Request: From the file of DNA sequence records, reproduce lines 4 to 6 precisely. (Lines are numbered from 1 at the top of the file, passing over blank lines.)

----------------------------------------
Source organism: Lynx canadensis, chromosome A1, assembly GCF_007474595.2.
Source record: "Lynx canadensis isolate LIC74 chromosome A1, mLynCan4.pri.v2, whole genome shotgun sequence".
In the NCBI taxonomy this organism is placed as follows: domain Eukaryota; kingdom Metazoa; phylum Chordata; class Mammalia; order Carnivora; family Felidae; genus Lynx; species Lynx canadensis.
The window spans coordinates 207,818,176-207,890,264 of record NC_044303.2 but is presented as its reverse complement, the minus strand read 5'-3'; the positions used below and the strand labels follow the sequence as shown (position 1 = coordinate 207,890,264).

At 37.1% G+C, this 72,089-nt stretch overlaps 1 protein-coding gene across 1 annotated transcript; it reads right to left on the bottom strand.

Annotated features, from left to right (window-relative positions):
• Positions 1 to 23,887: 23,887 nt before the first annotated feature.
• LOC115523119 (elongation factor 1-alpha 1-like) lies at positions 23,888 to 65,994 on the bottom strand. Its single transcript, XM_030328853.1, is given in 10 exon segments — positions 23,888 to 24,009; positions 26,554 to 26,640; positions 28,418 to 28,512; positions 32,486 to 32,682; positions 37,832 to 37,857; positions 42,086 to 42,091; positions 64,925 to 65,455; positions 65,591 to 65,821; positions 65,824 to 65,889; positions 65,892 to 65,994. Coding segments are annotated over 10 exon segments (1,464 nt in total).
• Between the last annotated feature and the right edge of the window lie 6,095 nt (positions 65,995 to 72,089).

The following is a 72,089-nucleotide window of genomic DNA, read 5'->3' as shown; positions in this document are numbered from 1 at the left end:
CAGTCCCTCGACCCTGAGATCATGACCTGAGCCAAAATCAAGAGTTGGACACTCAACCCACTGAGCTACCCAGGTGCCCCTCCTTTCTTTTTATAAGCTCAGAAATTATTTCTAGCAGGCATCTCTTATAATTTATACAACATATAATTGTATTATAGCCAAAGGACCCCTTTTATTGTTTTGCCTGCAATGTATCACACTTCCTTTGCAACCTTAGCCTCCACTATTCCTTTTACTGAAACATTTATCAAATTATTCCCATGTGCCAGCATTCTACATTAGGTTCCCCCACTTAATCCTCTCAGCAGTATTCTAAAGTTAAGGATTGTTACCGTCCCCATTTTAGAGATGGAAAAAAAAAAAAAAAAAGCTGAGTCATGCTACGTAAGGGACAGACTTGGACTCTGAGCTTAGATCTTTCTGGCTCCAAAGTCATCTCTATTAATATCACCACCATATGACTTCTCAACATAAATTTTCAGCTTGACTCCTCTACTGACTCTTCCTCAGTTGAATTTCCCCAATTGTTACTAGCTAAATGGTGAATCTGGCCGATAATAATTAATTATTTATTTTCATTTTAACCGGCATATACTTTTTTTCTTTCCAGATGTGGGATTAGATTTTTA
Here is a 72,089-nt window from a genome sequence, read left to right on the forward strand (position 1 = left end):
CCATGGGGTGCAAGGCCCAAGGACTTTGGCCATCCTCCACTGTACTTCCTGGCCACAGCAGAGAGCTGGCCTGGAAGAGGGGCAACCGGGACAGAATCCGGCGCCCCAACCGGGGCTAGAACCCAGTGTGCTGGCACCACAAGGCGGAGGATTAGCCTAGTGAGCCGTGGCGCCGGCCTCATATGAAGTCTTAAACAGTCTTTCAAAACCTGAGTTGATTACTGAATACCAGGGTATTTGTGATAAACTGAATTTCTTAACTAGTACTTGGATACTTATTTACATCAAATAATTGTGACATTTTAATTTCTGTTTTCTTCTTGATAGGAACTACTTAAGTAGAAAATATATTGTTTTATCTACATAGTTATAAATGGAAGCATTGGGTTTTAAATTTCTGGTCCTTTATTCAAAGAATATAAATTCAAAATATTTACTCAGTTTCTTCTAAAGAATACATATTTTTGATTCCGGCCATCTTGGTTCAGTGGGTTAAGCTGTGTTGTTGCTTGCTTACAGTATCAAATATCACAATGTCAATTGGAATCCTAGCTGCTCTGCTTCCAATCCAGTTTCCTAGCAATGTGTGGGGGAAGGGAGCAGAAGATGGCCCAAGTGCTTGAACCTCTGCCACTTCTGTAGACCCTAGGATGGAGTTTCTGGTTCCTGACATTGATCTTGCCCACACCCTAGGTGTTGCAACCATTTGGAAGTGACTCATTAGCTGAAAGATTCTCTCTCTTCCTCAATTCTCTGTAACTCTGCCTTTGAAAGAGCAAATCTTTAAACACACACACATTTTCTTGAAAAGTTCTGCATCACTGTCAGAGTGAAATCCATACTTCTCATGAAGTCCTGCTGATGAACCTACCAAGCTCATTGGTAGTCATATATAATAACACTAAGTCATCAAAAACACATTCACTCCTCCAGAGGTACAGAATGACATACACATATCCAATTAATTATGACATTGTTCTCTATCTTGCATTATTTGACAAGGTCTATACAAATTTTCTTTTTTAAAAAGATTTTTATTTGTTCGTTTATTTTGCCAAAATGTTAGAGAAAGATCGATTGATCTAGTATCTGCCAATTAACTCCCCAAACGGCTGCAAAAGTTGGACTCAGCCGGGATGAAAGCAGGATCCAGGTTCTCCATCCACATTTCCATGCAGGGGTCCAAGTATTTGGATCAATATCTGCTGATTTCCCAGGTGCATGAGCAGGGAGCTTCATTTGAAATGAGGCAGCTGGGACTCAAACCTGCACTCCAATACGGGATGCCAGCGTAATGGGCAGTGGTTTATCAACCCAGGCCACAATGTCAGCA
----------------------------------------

The window spans coordinates 207,818,176-207,890,264 of record NC_044303.2 but is presented as its reverse complement, the minus strand read 5'-3'; the positions used below and the strand labels follow the sequence as shown (position 1 = coordinate 207,890,264).

At 37.1% G+C, this 72,089-nt stretch overlaps 1 protein-coding gene across 1 annotated transcript; it reads right to left on the bottom strand.

Annotated features, from left to right (window-relative positions):